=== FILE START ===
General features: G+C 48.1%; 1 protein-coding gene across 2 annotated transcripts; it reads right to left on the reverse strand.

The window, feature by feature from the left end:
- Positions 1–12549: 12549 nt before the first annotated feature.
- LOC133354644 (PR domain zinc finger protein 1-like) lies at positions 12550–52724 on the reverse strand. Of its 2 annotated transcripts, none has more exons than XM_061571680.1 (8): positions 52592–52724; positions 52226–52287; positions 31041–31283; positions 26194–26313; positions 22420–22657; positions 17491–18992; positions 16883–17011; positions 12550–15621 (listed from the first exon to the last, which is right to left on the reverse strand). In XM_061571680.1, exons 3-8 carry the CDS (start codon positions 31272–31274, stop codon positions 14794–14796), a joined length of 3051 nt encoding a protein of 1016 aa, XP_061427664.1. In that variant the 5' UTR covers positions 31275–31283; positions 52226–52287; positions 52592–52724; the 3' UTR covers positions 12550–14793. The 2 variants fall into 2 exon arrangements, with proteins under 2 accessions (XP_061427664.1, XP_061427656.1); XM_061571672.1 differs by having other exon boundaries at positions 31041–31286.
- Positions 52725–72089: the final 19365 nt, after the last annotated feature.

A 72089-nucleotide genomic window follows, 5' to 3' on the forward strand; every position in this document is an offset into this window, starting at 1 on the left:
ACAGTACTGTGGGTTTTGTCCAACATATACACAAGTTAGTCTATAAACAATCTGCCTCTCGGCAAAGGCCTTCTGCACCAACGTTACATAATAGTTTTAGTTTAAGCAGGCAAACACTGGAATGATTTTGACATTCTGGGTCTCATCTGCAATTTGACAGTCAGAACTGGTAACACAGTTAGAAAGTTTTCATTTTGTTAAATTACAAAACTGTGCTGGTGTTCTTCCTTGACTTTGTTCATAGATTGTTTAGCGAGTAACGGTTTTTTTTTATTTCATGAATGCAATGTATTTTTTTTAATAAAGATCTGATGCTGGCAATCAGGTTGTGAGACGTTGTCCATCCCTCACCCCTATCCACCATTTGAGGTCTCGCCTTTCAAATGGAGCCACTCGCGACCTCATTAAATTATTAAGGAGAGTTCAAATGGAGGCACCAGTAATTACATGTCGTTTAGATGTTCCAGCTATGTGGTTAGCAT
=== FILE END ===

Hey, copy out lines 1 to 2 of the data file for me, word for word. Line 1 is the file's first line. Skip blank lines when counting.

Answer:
General features: G+C 48.1%; 1 protein-coding gene across 2 annotated transcripts; it reads right to left on the reverse strand.

The window, feature by feature from the left end: